When is opposition radicalizing against international institutions and embodied norms? What are the conditions under which dissident actors succeed in introducing and establishing alternative conceptions of order?
The research project ”‘Rogue States’, ‘Outlaws’, and ‘Pariahs’: Dissidence between Delegitimization and Justification” focused on these questions and analyzed how radical dissidence is dealt with and under which conditions governmental or non-governmental representatives of dissident conceptions either succeed in gaining recognition or come to be discredited as “rogues”, “outlaws” or “pariahs”.
The project’s outcomes are presented in the volume “Resistance and Change in World Politics. International Dissidence”, edited by Svenja Gertheiss, Stefanie Herr, Klaus Dieter Wolf and Carmen Wunderlich and published by Palgrave Macmillan in 2017. The volume provides a conceptual framework for analyzing dissidence along with its different developments and effects. The authors use case studies to trace different processes of dissidence in various policy areas such as health, migration, religion and international security. Thus, the authors analyze, e.g., how some states were able to discard their labelling as “rogue states” at least temporary or how developing countries, formerly branded as dissident, succeed in the debate over generic drugs. They show that especially coalition building and strategic framing turn out to be decisive for the success of recognition and implementation of alternative conceptions of order.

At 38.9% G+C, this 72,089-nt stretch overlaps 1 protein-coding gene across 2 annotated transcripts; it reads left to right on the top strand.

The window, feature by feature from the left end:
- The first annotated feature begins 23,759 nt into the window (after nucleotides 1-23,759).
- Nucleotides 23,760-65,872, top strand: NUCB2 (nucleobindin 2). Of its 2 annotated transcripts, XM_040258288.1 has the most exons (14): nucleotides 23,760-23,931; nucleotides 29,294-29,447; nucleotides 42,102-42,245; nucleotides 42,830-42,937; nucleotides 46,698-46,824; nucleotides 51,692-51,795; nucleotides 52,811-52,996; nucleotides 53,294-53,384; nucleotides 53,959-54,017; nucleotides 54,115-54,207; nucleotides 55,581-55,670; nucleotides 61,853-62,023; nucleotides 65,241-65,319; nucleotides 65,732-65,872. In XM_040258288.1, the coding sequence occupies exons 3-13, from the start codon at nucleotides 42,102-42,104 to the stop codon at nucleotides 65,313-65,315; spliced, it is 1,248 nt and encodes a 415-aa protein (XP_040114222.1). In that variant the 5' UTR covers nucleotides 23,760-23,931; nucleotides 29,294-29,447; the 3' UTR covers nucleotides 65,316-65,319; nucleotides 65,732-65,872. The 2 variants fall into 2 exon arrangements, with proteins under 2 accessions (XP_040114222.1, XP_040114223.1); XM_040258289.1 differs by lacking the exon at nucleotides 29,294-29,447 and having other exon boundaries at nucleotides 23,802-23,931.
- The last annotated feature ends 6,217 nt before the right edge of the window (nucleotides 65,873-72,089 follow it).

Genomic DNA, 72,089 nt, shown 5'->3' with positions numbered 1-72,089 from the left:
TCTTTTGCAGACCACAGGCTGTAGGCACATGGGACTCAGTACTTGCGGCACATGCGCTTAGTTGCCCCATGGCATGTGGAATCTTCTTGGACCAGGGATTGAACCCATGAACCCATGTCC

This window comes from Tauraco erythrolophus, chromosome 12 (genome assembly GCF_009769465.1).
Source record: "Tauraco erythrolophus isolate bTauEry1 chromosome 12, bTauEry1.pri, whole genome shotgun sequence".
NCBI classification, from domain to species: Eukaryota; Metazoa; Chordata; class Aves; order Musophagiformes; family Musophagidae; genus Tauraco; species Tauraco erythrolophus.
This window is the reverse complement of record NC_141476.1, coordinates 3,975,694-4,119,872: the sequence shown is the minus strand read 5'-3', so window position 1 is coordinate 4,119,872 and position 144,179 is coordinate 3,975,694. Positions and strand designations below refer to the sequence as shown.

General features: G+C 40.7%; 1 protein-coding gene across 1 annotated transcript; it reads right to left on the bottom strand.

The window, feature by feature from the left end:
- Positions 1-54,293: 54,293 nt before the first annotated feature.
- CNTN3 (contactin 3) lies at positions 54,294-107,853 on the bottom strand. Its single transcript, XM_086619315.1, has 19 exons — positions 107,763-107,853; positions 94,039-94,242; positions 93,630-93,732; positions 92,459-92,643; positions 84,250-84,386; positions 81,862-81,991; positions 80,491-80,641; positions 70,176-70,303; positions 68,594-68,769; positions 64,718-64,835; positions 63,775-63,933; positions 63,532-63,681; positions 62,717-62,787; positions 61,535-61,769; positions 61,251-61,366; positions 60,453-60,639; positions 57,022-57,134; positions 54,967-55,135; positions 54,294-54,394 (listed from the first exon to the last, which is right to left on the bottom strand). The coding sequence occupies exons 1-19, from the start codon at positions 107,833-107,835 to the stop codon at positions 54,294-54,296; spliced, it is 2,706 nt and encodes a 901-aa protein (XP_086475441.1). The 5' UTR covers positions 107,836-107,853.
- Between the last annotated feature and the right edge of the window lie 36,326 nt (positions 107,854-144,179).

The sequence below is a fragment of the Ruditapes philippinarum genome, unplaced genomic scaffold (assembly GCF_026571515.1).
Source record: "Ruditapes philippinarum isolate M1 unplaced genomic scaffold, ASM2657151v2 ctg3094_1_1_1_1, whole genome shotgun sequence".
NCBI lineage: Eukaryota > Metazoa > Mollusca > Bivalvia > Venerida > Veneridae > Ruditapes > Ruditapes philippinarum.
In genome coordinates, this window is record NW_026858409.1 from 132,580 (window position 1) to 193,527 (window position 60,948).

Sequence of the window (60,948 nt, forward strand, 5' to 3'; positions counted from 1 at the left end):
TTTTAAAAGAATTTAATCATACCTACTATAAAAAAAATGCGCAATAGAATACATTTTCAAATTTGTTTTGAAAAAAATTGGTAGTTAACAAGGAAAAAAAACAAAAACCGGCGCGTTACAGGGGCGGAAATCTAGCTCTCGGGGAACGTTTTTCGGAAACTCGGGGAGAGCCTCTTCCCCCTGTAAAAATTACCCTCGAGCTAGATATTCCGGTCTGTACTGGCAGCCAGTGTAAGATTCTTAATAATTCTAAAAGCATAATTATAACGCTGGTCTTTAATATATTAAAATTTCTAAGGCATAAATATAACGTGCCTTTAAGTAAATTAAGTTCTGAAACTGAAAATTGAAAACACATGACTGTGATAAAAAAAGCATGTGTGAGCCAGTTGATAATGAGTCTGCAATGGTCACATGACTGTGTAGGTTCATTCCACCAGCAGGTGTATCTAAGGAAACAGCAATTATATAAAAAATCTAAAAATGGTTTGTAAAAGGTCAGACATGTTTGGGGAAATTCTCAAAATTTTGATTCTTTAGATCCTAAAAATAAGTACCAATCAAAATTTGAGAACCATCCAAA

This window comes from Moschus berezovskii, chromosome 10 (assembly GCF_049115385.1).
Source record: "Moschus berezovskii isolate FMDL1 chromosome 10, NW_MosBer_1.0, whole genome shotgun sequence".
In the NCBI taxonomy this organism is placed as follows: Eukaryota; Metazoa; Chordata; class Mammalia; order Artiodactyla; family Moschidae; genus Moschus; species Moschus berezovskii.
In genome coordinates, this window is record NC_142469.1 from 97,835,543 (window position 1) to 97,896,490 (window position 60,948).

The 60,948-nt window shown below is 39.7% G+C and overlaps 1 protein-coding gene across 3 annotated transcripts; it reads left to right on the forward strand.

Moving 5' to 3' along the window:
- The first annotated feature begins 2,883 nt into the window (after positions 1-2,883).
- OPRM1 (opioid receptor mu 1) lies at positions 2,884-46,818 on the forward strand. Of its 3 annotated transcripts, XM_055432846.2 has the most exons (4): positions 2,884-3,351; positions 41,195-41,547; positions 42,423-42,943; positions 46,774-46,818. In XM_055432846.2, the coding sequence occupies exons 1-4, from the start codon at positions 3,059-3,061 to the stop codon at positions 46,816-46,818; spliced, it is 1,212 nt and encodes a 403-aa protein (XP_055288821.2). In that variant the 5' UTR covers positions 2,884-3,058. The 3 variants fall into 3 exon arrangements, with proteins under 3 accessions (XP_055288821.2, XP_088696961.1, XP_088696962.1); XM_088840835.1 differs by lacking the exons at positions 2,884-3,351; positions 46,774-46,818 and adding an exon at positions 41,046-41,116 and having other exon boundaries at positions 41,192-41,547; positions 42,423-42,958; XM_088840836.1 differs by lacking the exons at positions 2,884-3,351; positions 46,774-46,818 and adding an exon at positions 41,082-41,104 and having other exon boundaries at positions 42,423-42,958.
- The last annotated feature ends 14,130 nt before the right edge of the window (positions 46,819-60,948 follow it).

The project was funded by the German Research Foundation (DFG) and completed in 2016.